Iranian government reportedly moving to block Signal messaging app

Signal is reportedly under attack from Iranian authorities as interest is surging amid speculation the government already has access to users’ information on other popular messaging apps.

According to Al Jazeera, many users of the privacy-focused messaging app in Iran have reported being unable to connect since Signal took the top position at the Google Play Store in the country this month. The app has already been removed from Iranian app stores Cafe Bazaar and Myket.

In a tweet, Signal claimed it was “#1 on the Iranian government’s block list” and working to get around the country’s attempts at censorship.

The report says that a committee of Iranian officials tasked with identifying “criminal content” has tagged Signal as a threat. However, a government spokesman also claimed the judiciary had not “blocked any media, news outlet or messaging service” and had no intentions of doing so.

Iran faced a large number of widespread civil protests in November 2019 amid the economic hardship brought on by U.S. sanctions, allegations of government corruption, an increase in the price of fuel, and later from the COVID-19 pandemic. Many social media posts at the time showed Iranian authorities killing protesters, resulting in the government shutting down the internet for nearly everyone in the country for days.

Residents of Iran can now send messages through WhatsApp and Instagram, but many speculate that the government has been able to access the apps, effectively offering no privacy. Iranian authorities currently block Twitter, Facebook, YouTube, and Telegram, the last of which reportedly takes up 60% of the country’s internet bandwidth.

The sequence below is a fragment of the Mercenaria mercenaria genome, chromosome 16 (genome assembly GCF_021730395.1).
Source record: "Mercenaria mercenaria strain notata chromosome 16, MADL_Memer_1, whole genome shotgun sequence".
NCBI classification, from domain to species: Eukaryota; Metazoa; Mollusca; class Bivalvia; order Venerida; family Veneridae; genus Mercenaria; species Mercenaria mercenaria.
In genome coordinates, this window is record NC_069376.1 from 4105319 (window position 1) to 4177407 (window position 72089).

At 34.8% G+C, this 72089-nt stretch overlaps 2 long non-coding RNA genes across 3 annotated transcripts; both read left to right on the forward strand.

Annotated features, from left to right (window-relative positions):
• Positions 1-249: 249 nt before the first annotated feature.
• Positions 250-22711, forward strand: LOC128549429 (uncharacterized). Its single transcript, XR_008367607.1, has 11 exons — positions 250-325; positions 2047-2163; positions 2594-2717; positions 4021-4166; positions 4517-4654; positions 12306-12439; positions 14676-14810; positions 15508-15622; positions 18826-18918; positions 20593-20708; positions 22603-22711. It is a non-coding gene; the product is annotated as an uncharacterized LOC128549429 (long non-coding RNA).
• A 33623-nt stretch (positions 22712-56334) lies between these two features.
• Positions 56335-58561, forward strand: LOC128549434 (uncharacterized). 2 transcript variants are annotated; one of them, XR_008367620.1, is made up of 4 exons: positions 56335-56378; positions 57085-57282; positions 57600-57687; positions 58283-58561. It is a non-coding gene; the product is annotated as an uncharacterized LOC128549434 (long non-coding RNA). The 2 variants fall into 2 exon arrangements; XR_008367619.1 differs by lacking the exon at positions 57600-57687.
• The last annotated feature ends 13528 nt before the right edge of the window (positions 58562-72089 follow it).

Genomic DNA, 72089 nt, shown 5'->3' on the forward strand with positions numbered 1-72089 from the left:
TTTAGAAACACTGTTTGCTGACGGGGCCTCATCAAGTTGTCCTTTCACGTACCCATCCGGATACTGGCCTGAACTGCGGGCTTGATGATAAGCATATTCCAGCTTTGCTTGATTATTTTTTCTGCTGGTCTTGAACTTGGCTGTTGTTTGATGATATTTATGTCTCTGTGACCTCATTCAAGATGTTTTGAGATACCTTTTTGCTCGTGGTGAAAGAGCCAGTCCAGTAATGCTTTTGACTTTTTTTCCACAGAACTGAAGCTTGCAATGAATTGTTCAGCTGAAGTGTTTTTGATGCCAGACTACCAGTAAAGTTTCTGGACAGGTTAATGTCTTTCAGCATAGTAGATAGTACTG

Though Iran attempted to block Telegram in 2018 amid users sharing violent reactions to protesters from authorities, many residents have been able to circumvent these restrictions with VPNs. The app is still widely used in the country under these conditions, but privacy remains a concern as rumors circulate the government may even have access to Telegram.

Alex Gladstein of the Human Rights Foundation has said privacy tools like Signal have been used by similar movements in the United States — specifically, Black Lives Matter protests — “as a way to stay safe from police surveillance.” He opined that anyone living under a dictatorship is most likely to need privacy, and consequently demonizing Signal in a democratic country could lead to a bigger police state fueled by “mass surveillance to fight extremism.”

Digital rights researcher Amir Rashidi echoed this sentiment in the Al Jazeera report on the attempt to shut down Signal:

“Traditionally, whenever the Iranian government can’t figure out what is going on or who is doing what, they fear maybe people are doing something against the government.”

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